Despite their proximity, unit finds Iraq and Afghanistan are worlds apart
HADITHA, Iraq — Iraq and Afghanistan aren’t really that far apart on the map.
But they’re about as different as can be when you ask Marines with the 2nd Battalion, 3rd Marine Regiment, who have served in both war zones, to compare the nations. The Marines refer to “here” as Iraq and “there” as Afghanistan.
Lance Cpl. Craig Plutchak, with the battalion’s Company G, described Iraq’s urban environment as claustrophobic.
“There, it felt like you could breathe,” said the 21-year-old from Mass City, Mich. “In Afghanistan, there was still a threat, but it was more open. Here, every time you go anywhere, you have to put all this stuff on.”
“All this stuff” refers to the gloves, body armor, helmets, ballistic eyewear, etc., that Marines have to don at some forward operating bases just to visit the bathroom.
The Marines out of Kaneohe Bay, Hawaii, are currently serving in the Anbar province in and around Haditha, Haqlaniyah and Barwanah along the Euphrates River. This deployment began in September 2006 and came on the heels of a seven-month pump in eastern Afghanistan during the summer and fall of 2005. Not all the Marines who served in Afghanistan are still with the battalion, but the four rifle company commanders were in Afghanistan with the battalion.
“Of the guys that were in Afghanistan, pretty much everybody in the rifle companies got in at least one legitimate firefight,” said Lt. Col. Jim Donnellan, 2nd Battalion, 3rd Marine Regiment commander, who also commanded the battalion in Afghanistan. “They understood coming here how it goes from zero to 60 like that.”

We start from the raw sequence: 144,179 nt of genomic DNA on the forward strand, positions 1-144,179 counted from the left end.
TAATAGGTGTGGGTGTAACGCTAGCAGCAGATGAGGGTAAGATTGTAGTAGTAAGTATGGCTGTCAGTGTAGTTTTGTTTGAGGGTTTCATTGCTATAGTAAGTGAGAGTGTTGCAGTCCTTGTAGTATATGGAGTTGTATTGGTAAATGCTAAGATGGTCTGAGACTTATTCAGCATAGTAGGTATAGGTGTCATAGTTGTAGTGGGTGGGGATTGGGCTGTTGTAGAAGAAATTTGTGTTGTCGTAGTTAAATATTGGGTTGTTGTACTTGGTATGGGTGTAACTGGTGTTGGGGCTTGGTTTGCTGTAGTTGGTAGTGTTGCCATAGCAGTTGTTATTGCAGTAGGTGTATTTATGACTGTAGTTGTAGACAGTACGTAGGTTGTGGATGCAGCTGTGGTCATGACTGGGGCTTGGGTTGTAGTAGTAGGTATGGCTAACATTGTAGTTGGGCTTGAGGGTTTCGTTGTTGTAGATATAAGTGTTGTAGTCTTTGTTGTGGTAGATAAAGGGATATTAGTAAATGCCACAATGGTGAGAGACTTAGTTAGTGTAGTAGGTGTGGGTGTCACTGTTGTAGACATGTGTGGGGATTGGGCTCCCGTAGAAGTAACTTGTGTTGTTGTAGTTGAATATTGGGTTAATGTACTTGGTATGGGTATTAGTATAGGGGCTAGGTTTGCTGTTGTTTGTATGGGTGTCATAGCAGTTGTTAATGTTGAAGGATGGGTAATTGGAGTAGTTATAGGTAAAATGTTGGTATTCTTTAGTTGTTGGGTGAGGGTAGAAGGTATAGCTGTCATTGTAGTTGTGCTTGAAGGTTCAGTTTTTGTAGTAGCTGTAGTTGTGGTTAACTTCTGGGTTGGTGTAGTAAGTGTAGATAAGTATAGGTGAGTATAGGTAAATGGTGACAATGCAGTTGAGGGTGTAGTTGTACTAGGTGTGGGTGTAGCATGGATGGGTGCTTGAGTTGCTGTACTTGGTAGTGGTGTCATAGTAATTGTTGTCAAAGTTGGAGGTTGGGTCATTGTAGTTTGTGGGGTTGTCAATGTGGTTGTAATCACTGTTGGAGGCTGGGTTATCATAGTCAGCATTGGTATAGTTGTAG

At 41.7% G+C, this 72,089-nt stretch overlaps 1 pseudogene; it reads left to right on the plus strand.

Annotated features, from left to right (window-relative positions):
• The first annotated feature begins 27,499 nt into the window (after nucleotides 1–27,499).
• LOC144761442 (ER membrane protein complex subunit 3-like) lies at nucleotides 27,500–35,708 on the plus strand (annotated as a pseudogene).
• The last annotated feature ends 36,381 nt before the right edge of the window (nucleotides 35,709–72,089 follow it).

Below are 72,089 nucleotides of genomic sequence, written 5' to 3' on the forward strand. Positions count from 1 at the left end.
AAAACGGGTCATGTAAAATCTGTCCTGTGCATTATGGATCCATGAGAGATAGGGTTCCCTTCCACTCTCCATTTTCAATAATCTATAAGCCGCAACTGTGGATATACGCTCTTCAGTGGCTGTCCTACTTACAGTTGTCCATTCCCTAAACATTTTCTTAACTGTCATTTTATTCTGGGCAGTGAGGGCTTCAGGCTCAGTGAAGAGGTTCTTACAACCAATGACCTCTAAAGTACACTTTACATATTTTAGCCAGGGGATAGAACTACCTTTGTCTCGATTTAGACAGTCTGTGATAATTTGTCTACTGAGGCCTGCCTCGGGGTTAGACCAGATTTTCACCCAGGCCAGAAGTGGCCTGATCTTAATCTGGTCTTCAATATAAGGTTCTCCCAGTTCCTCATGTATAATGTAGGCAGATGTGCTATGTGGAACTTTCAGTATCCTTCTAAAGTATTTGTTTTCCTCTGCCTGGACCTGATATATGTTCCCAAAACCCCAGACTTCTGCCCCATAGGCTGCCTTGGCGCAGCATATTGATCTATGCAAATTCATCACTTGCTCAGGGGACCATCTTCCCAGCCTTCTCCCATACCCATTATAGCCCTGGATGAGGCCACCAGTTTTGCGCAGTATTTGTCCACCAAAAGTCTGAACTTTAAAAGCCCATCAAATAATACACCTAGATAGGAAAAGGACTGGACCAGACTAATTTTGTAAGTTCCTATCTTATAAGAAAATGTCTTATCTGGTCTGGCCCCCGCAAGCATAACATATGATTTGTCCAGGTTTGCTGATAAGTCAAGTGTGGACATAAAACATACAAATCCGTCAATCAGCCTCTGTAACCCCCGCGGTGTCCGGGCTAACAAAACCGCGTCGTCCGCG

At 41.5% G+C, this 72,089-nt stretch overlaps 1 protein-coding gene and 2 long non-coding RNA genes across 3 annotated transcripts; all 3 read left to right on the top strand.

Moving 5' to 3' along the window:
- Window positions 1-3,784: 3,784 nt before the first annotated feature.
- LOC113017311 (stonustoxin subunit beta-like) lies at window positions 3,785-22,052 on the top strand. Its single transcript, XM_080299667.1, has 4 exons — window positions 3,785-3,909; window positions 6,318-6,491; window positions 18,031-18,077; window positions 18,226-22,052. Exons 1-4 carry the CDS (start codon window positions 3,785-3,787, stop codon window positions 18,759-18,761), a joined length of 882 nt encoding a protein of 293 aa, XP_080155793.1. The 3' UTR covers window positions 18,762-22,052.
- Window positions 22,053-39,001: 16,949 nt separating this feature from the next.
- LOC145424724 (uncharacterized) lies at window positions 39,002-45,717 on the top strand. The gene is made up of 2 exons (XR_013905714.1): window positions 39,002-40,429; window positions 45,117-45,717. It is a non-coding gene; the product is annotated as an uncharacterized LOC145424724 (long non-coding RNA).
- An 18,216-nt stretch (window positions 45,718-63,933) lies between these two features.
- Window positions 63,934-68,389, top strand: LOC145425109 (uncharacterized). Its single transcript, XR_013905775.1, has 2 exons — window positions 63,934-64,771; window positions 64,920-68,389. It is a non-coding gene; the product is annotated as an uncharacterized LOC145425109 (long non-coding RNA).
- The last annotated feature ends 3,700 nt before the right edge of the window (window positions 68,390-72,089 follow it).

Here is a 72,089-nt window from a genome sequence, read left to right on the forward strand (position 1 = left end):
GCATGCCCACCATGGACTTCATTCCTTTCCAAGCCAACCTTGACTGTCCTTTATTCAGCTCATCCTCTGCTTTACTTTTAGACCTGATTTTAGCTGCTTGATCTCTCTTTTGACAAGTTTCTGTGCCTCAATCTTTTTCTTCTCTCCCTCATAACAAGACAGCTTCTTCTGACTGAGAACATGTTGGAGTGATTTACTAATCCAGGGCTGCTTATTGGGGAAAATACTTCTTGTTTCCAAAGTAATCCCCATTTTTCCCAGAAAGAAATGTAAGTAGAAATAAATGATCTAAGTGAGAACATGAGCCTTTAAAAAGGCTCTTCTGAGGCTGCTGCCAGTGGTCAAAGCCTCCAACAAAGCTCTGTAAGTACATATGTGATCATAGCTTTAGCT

In Afghanistan, the Marines operated in a vast, rural environment, muscled through brutal mountain hikes and at times fought protracted battles with a visible enemy. There, the battalion lost four Marines.
In Iraq, the Devil Dogs work in a crowded, urban setting. They conduct patrols through relatively flat terrain and rarely see their attackers launching mortars, hurling grenades, detonating roadside bombs or sniping. Here, the battalion has lost at least 22 troops with more than 130 injured.
“Here, they don’t really stick around and fight,” said Sgt. Nathaniel Tatum during an early February mission in Haditha. “They try every sneaky, underhanded tactic they can. Physically, Iraq’s a lot easier than Afghanistan. Mentally, it’s more strenuous.”
Still, the battalion’s tour in eastern Afghanistan paid benefits when the 2nd Battalion, 3rd Marine Regiment arrived in Iraq’s volatile Anbar province.
“The character and the personality of this battalion was forged in Afghanistan,” said Maj. Keven Matthews, battalion executive officer, who was assigned to the battalion after its Afghanistan deployment.
In their experiences with the Afghan National Army and police, the Marines grew comfortable working with foreign forces so they were ready to deal with Iraqi army and police, Donnellan said. Culturally, the Marines also benefited from their Afghanistan deployment. Some of the customs transferred to Iraq, he said.
Not all of the Marines’ tactics, techniques and procedures from Afghanistan carried over to Iraq, particularly in running traffic control points amid the threat of bomb-laden vehicles.
“In Afghanistan, we could chuck some concertina wire across the road, get a little standoff and that was a [traffic control point],” Donnellan said. “That’s just not even close to what the standard is here — for good reason. There are some of our Marines who are Afghan vets who think they had it all figured out but learned very quickly that they did not … Overall, our Afghan vets are much better off for it from a perspective of working with a foreign army and understanding counterinsurgency — that it’s about the people, not so much about the enemy.”